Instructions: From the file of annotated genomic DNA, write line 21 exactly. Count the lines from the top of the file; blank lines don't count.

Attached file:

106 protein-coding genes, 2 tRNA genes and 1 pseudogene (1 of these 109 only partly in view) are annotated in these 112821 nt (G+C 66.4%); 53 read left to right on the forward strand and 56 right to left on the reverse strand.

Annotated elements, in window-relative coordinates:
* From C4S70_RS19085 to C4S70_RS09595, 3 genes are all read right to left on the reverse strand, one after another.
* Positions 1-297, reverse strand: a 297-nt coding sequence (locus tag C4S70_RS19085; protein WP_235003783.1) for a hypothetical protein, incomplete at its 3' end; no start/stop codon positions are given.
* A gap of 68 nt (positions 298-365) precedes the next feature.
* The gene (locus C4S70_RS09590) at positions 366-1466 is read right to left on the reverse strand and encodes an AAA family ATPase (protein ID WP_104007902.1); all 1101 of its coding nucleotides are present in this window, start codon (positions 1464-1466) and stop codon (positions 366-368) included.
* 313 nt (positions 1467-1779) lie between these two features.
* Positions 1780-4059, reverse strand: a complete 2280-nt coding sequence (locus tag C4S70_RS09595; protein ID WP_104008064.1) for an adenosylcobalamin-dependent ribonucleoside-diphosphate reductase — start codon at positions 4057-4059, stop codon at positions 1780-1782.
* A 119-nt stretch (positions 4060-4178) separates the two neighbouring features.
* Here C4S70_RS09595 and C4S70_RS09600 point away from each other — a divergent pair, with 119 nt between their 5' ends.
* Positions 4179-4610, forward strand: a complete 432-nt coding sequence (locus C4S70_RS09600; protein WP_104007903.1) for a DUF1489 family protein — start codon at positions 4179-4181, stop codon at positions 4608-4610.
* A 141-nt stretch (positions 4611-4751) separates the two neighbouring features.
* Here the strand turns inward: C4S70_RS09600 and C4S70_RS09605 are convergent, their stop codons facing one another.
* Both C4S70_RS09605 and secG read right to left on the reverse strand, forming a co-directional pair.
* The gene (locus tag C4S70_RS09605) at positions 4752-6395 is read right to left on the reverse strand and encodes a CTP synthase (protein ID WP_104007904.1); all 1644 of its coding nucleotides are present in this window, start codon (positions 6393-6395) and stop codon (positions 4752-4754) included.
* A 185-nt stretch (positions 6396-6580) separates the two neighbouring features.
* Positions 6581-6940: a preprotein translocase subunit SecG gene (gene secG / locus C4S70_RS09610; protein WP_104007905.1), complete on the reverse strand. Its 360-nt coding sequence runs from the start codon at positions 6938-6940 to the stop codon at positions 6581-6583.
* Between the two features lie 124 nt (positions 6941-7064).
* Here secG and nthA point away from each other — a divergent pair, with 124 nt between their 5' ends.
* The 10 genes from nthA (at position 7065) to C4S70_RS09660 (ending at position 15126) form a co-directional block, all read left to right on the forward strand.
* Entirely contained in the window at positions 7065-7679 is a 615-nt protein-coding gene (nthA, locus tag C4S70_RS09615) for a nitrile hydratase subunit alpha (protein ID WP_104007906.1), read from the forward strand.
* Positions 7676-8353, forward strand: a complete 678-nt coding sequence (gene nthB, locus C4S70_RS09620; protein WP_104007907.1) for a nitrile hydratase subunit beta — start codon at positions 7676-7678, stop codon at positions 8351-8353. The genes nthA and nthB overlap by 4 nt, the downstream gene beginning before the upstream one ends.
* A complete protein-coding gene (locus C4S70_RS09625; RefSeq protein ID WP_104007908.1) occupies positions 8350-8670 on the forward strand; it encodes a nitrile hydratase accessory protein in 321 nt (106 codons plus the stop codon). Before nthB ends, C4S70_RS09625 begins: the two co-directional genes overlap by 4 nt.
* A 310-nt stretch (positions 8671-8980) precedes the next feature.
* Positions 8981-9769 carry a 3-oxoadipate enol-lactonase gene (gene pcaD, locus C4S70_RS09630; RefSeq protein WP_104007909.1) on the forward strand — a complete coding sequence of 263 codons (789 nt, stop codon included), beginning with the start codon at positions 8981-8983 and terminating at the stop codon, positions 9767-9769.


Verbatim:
* Entirely contained in the window at positions 7065-7679 is a 615-nt protein-coding gene (nthA, locus tag C4S70_RS09615) for a nitrile hydratase subunit alpha (protein ID WP_104007906.1), read from the forward strand.